The passing of the former publisher of The New York Times, Arthur Ochs "Punch" Sulzberger, at age 86 on September 29 was noted by editors and publishers in the mainstream media in the most favorable terms. Associated Press President Gary Pruitt claimed that “Punch Sulzberger was a giant in the industry, a leader who fought to preserve the vital role of a free press in society and championed journalism executed at the highest level,” while his son, the Times’ current publisher gushed:
Punch, the old Marine captain who never backed down from a fight, was an absolutely fierce defender of the freedom of the press. His inspired leadership in landmark cases such as New York Times v. Sullivan and the Pentagon Papers helped to expand access to critical information and to prevent government censorship and intimidation.
The White House duly issued its statement commemorating Sulzberger:
Michelle and I were saddened today to hear about the passing of Arthur Sulzberger. Over the course of more than 30 years, Arthur helped transform the New York Times and secure its status as one of the most successful and respected newspapers in the world.
He was a firm believer in the importance of a free and independent press — one that isn't afraid to seek the truth, hold those in power accountable, and tell the stories that need to be told. Arthur's legacy lives on in the newspaper he loved and the journalists he inspired.
Sulzberger assumed the role of publisher in 1963 when the Times had a weekly circulation of 714,000 and $100 million in annual revenues. By 1992 its circulation had increased to 1,100,000 and its revenues (adjusted for inflation) had increased fourfold.
At present, the Times is suffering both financially and credibly. Its stock price has dropped from $55 a share in early 2000 to under $10 currently, while a key operational statistic, Return on Equity, is an astonishing minus 23 percent, reflecting the simple fact that the company is eating into its capital at an unsustainable pace just to stay afloat. None of that was mentioned in any of the eulogies of Sulzberger, however.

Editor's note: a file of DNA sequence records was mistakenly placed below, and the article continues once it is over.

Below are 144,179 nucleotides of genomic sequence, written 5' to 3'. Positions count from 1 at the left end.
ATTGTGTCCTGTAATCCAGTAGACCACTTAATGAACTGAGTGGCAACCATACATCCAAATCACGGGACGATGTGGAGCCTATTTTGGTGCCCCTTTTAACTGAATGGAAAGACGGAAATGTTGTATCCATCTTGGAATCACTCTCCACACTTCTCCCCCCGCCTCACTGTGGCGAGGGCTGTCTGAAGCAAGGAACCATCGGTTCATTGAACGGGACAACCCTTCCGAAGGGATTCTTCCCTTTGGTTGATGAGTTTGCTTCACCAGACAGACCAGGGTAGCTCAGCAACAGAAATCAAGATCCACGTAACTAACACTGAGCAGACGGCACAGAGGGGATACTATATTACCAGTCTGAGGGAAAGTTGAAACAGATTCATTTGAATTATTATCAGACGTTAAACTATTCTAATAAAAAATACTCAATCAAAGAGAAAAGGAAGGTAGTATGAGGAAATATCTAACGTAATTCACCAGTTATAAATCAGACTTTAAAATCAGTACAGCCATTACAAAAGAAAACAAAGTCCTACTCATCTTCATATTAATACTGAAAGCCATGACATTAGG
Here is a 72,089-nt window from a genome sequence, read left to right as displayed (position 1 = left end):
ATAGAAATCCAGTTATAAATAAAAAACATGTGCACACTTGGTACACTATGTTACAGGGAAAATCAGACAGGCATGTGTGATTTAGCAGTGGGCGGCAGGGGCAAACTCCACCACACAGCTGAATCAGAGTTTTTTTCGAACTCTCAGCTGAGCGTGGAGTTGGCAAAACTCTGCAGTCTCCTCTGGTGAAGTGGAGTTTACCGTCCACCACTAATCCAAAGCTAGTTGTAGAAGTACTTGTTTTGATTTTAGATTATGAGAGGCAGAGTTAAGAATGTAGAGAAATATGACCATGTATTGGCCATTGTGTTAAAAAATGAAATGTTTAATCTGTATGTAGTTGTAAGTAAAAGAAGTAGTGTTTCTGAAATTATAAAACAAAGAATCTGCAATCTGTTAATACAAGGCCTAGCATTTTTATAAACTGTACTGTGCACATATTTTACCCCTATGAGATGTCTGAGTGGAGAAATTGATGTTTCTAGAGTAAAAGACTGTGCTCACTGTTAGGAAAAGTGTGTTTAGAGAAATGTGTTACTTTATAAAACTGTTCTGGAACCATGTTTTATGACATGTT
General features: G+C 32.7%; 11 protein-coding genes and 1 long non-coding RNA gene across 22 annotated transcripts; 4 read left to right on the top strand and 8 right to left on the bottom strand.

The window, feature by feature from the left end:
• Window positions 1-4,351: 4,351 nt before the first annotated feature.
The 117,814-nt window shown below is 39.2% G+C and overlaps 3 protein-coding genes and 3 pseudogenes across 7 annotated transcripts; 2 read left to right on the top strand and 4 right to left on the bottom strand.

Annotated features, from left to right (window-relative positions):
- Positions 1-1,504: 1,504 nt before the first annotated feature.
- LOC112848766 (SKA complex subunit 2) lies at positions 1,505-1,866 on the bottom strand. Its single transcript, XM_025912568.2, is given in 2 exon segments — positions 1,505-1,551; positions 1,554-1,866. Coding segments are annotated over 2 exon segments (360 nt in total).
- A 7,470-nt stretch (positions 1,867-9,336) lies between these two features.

The paper, which was founded in 1851, noted its purpose at the time:
We shall be Conservative, in all cases where we think Conservatism essential to the public good — and we shall be Radical in everything which may seem to us to require radical treatment and radical reform.
We do not believe that everything in Society is either exactly right or exactly wrong — what is good we desire to preserve and improve — what is evil, to exterminate, or reform.
True to form over its 161-year history, the Times has managed to leave its imprint on the pages of history, particularly in its success in winning the Supreme Court case, New York Times Co. v. Sullivan and its apparent victory in the Pentagon Papers controversy.
The Sullivan case caused the Supreme Court to create, for the first time, the “actual malice” standard, which requires that a plaintiff who feels he is injured through false statements published by a paper prove that the publisher knew the statement was false, or acted in reckless disregard of its truth or falsity. The difficulty in proving intention has raised such an impossibly high standard that “freedom of the press” now borders on unlimited license to publish.